ABB is a Swiss-Swedish multinational corporation headquartered in Zürich, Switzerland, and best known for its robotics. ABB operates mainly in the power and automation technology areas. It ranked 143rd in Forbes Ranking (2010).
ABB is one of the largest engineering companies as well as one of the largest conglomerates in the world. ABB has operations in around 100 countries, with approximately 130,000 employees, and reported global revenue of $31.6 billion for 2010.
ABB is traded on the SIX Swiss Exchange in Zürich and the Stockholm Stock Exchange in Sweden since 1999, and the New York Stock Exchange in the United States since 2001.
HistorySee also: ASEA and Brown, Boveri & Cie
ABB resulted from the 1988 merger of the Swedish corporation Allmänna Svenska Elektriska Aktiebolaget (ASEA) and the Swiss company Brown, Boveri & Cie (BBC); the latter had absorbed the Maschinenfabrik Oerlikon in 1967. CEO at the time of the merger was the former CEO of ASEA, Percy Barnevik, who ran the company until 1996.
ABB’s history goes back to the late nineteenth century. ASEA was incorporated by Ludwig Fredholm in 1883 and Brown, Boveri & Cie (BBC) was formed in 1891 in Baden, Switzerland, by Charles Eugene Lancelot Brown and Walter Boveri as a Swiss group of electrical companies producing AC and DC motors, generators, steam turbines and transformers.
 Organizational structureABB is the world’s largest builder of electricity grids and is active in many sectors, its core businesses being in power and automation technologies. The company has one corporate division and five production divisions since reorganisation in January 2010.
Power products are the key components for the transmission and distribution of electricity. The division incorporates ABB’s manufacturing network for transformers, switchgear, circuit breakers, cables, and associated high voltage and medium voltage equipment such as digital protective relays. It also offers maintenance services. The division is subdivided into three business units – High Voltage Products, Medium Voltage Products and Transformers.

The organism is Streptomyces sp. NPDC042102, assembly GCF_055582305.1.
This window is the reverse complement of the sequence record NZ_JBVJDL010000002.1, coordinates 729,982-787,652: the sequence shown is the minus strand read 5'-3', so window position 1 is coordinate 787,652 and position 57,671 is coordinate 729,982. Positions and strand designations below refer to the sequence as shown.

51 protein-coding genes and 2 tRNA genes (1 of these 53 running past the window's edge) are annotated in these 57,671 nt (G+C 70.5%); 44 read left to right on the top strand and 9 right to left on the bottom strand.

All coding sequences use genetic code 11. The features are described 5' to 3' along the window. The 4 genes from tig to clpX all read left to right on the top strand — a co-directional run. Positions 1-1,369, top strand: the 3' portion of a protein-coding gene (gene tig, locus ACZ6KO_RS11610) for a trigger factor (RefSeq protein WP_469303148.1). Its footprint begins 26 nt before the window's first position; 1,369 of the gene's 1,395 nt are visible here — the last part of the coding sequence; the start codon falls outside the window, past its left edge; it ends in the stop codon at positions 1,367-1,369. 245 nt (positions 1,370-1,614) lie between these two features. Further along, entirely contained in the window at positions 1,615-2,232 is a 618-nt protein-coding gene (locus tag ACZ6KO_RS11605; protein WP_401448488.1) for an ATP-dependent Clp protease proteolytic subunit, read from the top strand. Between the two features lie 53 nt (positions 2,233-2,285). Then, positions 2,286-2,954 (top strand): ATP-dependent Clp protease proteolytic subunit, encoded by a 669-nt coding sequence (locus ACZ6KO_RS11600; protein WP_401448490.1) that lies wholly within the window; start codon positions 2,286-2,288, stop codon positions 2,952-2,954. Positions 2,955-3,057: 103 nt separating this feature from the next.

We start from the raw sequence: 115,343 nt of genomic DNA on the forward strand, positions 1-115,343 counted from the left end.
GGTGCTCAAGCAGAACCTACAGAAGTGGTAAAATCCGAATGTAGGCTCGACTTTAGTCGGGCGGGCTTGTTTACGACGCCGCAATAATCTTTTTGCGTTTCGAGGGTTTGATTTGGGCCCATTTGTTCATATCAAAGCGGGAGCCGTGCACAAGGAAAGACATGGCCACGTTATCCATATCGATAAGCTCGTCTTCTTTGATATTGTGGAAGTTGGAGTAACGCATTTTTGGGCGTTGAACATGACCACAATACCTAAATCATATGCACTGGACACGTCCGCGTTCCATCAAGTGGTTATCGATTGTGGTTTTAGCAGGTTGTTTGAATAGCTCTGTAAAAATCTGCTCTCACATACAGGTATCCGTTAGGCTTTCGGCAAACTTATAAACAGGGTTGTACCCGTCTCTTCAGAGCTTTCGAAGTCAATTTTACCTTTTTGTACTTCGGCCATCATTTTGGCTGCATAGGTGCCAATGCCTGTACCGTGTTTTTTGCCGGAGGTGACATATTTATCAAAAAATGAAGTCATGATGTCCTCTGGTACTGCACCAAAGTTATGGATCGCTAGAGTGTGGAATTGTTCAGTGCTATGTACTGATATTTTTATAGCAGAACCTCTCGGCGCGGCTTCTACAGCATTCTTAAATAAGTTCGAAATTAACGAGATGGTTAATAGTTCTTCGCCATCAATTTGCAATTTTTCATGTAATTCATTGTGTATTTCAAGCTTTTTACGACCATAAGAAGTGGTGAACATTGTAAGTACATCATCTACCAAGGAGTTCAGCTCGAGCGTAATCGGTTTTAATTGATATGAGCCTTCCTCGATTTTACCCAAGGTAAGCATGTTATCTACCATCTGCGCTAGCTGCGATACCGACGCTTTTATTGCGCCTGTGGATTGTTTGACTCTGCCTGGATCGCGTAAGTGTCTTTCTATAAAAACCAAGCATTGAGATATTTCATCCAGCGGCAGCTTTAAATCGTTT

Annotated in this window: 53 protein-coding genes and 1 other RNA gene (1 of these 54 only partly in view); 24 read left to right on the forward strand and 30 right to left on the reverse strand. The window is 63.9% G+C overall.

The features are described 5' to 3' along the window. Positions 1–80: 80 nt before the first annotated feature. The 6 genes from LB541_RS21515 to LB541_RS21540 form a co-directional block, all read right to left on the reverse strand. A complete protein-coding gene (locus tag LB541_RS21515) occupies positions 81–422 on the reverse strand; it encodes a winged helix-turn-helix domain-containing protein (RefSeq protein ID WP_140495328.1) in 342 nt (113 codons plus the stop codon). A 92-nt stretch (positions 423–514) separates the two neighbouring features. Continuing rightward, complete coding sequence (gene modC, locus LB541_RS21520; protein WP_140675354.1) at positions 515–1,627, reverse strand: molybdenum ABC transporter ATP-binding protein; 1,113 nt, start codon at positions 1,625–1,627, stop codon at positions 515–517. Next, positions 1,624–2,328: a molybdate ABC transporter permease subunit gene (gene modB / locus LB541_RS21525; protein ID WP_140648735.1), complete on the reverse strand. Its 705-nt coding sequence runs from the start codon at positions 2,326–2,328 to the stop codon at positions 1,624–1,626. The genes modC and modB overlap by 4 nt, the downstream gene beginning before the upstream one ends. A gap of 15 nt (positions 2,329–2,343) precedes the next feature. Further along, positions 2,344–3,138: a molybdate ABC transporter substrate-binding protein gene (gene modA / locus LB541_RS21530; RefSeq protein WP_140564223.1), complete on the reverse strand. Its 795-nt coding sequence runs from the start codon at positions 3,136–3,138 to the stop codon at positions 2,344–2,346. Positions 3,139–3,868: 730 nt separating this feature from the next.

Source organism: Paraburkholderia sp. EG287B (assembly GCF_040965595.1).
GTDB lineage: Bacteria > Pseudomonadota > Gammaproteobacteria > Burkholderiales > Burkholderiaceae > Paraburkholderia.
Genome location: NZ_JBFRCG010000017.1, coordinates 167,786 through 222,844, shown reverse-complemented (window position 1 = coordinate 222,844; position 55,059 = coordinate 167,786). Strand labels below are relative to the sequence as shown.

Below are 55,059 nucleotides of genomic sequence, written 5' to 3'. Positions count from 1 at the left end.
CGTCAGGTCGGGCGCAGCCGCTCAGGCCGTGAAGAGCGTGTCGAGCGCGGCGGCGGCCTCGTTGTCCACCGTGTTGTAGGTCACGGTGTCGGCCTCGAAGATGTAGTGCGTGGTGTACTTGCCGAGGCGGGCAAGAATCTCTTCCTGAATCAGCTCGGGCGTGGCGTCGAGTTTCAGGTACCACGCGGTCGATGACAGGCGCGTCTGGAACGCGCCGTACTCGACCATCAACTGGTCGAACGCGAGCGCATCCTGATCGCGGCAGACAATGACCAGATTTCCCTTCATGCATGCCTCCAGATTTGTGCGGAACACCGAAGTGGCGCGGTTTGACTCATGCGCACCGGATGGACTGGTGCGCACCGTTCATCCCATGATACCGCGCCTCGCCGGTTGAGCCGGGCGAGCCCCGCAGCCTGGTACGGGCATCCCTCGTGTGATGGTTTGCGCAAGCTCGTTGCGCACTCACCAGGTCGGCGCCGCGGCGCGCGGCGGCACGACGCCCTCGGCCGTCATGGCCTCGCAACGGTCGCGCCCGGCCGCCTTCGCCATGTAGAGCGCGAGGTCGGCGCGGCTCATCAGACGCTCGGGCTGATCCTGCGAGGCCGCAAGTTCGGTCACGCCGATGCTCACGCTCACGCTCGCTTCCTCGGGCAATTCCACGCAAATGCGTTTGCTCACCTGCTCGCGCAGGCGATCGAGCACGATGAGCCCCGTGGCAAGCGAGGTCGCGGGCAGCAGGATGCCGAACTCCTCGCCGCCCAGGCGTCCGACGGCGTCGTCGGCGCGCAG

Power SystemsPower Systems
offers turnkey systems and service for power transmission and distribution grids, and for power plants. Electrical substations and substation automation systems are key areas. Additional highlights include flexible AC transmission systems (FACTS), high-voltage direct current (HVDC) systems and network management systems. In power generation, Power Systems offers the instrumentation, control and electrification of power plants. The division is subdivided into four business units – Grid Systems, Substations, Network Management, and Power Generation.
Discrete Automation and Motion
The division “Discrete Automation and Motion” provides products and services for industrial production. It includes electric motors, generators, drives, programmable logic controllers (PLCs), analytical[clarification needed], power electronics and industrial robots. ABB has installed over 190,000 robots. In 2006 ABB’s global robotics Manufacturing headquarters moved to Shanghai, China. Also, Wind generators and solar energy are in this division.
Low Voltage Products